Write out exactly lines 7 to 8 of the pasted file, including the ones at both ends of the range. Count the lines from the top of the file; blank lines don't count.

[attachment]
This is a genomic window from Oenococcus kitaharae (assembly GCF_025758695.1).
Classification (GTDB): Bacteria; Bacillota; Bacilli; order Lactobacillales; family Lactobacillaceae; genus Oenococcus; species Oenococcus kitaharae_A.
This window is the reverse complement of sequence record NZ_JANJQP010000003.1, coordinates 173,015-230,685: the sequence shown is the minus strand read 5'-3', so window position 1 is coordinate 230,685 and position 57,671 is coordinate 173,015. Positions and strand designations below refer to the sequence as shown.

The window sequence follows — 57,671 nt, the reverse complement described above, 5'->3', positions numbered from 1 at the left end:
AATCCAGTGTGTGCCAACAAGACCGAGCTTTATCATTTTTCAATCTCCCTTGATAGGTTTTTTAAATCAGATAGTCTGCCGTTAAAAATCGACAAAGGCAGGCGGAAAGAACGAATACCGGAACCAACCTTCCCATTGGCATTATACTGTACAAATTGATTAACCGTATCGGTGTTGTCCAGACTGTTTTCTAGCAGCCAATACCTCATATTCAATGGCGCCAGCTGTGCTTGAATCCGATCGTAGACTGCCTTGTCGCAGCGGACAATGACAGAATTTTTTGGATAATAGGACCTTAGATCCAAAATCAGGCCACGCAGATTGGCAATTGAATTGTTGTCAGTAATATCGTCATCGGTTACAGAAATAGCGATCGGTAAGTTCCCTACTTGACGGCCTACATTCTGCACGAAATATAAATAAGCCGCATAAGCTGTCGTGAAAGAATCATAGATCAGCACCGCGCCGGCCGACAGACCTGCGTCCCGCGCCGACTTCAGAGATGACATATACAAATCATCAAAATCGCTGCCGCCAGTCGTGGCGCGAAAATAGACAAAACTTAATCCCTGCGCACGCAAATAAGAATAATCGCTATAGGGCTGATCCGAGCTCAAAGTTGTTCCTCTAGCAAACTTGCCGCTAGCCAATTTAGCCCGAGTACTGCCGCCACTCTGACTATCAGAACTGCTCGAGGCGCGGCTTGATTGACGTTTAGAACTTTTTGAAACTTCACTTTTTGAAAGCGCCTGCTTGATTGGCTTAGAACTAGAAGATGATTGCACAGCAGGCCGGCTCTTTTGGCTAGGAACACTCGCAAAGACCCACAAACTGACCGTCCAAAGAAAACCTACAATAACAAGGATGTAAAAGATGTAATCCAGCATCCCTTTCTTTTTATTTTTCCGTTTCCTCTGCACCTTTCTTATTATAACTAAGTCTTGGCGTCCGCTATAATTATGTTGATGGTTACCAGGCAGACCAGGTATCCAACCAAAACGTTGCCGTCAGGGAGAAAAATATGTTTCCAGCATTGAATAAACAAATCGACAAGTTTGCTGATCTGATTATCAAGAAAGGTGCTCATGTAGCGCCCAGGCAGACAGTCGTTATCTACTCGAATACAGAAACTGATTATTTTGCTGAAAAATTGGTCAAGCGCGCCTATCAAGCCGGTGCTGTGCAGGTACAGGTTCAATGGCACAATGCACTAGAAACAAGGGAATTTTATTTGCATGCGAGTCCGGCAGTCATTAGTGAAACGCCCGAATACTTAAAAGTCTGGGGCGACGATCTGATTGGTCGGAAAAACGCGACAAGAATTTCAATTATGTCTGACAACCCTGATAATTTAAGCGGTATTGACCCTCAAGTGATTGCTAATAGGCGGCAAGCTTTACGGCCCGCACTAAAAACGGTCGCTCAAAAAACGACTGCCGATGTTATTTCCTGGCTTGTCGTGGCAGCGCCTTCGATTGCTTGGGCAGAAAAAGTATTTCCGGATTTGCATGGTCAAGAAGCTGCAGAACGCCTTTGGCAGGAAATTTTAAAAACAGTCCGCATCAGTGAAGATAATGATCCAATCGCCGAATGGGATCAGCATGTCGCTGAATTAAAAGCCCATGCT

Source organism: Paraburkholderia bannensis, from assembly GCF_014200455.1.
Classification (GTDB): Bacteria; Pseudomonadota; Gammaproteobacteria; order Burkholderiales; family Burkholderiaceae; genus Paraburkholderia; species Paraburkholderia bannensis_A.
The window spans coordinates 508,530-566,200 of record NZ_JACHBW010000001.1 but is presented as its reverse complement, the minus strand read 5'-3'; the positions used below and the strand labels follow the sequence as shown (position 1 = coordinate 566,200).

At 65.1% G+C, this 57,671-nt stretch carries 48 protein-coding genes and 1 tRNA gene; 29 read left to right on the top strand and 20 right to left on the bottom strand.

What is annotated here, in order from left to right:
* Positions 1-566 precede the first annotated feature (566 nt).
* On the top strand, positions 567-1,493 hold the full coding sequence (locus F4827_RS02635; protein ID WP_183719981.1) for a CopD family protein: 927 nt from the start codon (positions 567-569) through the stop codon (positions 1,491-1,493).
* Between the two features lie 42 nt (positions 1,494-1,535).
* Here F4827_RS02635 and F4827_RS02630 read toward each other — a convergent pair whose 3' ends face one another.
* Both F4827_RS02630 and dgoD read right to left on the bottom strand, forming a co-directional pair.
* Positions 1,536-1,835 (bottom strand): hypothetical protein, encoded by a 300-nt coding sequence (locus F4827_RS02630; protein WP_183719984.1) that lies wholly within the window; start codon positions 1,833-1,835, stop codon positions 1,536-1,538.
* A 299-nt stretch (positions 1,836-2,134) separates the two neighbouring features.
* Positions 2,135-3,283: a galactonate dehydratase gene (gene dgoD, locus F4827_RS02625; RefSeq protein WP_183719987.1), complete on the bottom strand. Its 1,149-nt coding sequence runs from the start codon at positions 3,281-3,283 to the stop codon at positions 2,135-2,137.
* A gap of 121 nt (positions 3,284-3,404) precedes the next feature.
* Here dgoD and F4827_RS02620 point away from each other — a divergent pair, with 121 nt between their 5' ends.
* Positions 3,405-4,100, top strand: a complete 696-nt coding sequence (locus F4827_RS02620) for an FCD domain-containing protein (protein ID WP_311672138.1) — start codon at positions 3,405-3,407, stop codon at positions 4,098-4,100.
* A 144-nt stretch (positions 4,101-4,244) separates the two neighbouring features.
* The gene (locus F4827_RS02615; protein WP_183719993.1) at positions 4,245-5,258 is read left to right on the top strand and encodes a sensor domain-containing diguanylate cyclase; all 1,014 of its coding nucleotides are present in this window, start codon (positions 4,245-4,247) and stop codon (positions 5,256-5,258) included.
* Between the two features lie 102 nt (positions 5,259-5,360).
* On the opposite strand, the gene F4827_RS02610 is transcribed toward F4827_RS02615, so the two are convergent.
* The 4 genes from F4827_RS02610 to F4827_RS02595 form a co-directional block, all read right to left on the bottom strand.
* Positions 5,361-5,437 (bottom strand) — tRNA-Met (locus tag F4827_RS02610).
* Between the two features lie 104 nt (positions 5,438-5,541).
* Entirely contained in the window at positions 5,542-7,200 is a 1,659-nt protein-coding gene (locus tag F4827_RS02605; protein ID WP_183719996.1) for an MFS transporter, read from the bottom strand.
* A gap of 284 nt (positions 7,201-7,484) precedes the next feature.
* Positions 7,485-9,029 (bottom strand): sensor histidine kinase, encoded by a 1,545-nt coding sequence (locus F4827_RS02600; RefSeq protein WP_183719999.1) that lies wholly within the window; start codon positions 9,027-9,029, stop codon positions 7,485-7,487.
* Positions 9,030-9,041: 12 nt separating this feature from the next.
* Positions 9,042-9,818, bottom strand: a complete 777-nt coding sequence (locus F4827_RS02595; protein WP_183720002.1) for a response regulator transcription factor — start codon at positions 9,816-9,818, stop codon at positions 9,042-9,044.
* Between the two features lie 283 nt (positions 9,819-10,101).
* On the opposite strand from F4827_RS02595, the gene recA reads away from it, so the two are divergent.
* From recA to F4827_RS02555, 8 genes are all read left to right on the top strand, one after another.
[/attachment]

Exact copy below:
Classification (GTDB): Bacteria; Pseudomonadota; Gammaproteobacteria; order Burkholderiales; family Burkholderiaceae; genus Paraburkholderia; species Paraburkholderia bannensis_A.
The window spans coordinates 508,530-566,200 of record NZ_JACHBW010000001.1 but is presented as its reverse complement, the minus strand read 5'-3'; the positions used below and the strand labels follow the sequence as shown (position 1 = coordinate 566,200).